And at the end of the day, digital will be a significant contributor to having unmanned operations. Basically, it means autonomous assets sitting out there in the sea or in the vessel, operating by themselves. That is the end game.
AL: How close is this technology to being rolled-out across the offshore industry?
ES: There are many concepts that are on relatively simple plants. We have a lot of them already operating.
Our ability to remotely control and remotely monitoring what’s going on increases the complexity of what we can operate.
And then you have the extreme cases like subsea we are looking at now, which is the ultimate in unmanned. You’ll see a combination of subsea unmanned operations that optimised energy consumption to minimise emissions, which is predictable, remotely controlled and greener.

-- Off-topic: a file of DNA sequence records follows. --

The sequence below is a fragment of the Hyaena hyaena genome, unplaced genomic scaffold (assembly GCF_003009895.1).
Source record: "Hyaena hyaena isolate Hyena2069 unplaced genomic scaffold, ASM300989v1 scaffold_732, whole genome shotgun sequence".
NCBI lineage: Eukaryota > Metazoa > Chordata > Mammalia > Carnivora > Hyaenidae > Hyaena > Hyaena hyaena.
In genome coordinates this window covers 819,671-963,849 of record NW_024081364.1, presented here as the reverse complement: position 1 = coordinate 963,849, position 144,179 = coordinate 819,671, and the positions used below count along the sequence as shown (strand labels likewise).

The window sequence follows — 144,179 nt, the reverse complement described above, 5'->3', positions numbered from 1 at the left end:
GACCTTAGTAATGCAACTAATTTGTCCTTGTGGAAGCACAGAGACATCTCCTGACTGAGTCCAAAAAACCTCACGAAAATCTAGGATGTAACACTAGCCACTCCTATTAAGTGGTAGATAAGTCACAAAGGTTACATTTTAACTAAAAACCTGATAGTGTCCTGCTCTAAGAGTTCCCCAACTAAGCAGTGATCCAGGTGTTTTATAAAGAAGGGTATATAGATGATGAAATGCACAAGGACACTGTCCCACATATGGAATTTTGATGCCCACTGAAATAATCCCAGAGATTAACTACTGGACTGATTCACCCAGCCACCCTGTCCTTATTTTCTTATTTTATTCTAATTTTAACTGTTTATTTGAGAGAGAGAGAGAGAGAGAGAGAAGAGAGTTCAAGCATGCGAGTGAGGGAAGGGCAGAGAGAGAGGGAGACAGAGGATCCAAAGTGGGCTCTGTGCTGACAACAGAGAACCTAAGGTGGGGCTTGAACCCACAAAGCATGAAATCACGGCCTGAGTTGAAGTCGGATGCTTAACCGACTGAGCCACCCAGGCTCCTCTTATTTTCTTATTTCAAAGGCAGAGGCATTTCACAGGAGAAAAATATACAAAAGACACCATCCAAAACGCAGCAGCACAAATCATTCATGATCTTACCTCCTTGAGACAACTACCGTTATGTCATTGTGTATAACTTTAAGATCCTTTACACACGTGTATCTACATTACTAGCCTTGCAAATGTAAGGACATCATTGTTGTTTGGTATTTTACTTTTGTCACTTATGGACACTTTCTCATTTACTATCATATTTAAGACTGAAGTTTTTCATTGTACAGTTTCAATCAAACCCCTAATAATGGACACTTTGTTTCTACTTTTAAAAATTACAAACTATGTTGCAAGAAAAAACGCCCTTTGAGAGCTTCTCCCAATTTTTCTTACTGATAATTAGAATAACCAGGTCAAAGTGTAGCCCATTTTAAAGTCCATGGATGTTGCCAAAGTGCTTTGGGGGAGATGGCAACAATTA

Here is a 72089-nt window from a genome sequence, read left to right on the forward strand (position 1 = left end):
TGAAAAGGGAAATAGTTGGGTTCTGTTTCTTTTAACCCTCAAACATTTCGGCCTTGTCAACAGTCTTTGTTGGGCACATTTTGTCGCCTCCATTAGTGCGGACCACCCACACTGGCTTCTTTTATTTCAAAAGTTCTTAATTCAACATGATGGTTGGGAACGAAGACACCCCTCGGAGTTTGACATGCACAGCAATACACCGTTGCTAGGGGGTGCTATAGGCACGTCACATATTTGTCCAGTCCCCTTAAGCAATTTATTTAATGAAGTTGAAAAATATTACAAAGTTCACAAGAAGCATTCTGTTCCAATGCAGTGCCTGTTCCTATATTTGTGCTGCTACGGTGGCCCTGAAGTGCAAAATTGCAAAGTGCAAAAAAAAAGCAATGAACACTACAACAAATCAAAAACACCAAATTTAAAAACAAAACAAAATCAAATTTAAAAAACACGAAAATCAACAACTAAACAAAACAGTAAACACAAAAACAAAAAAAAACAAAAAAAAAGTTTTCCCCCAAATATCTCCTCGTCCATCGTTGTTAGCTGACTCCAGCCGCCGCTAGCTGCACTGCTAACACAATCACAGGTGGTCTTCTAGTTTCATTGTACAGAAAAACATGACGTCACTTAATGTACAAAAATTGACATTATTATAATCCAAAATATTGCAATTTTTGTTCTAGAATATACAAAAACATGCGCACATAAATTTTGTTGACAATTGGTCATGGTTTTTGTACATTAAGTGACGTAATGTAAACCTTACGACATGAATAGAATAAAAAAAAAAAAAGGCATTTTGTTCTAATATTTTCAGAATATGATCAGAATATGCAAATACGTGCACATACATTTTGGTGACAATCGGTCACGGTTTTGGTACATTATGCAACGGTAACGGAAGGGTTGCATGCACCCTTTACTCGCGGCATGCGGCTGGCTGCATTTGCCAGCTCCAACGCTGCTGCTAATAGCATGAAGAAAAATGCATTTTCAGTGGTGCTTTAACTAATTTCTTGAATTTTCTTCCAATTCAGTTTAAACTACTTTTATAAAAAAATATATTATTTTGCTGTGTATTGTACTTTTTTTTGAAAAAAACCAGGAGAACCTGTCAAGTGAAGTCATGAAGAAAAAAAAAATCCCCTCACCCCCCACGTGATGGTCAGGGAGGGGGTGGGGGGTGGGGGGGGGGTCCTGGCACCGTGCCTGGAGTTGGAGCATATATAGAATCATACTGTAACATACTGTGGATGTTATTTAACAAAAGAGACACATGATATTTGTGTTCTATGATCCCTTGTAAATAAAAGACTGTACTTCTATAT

AL: Can you give some examples of specific tasks where ABB’s digital technology can be deployed?
ES: One of the good things about ABB Ability is that it’s a cross-industry platform, which means that we can access in a consistent manner technologies that are used in automation, that are used in the marine industry, that are used in pulp and paper, that are used in electrical chargers.
A turbine is a turbine, is a turbine, it’s a lot of the same technology. We’re now much more efficient because of digital tools to apply these from other industries to our industry and expand on that. So it gives a much more consistent set of tools and skill-sets.
Also, the networks that we’re building, there are centres like this for other industries that we can tap into. It’s now just a matter of collecting the data streams and the experts electronically. The ability to transfer learning is increasing significantly and so is the accessibility to expertise.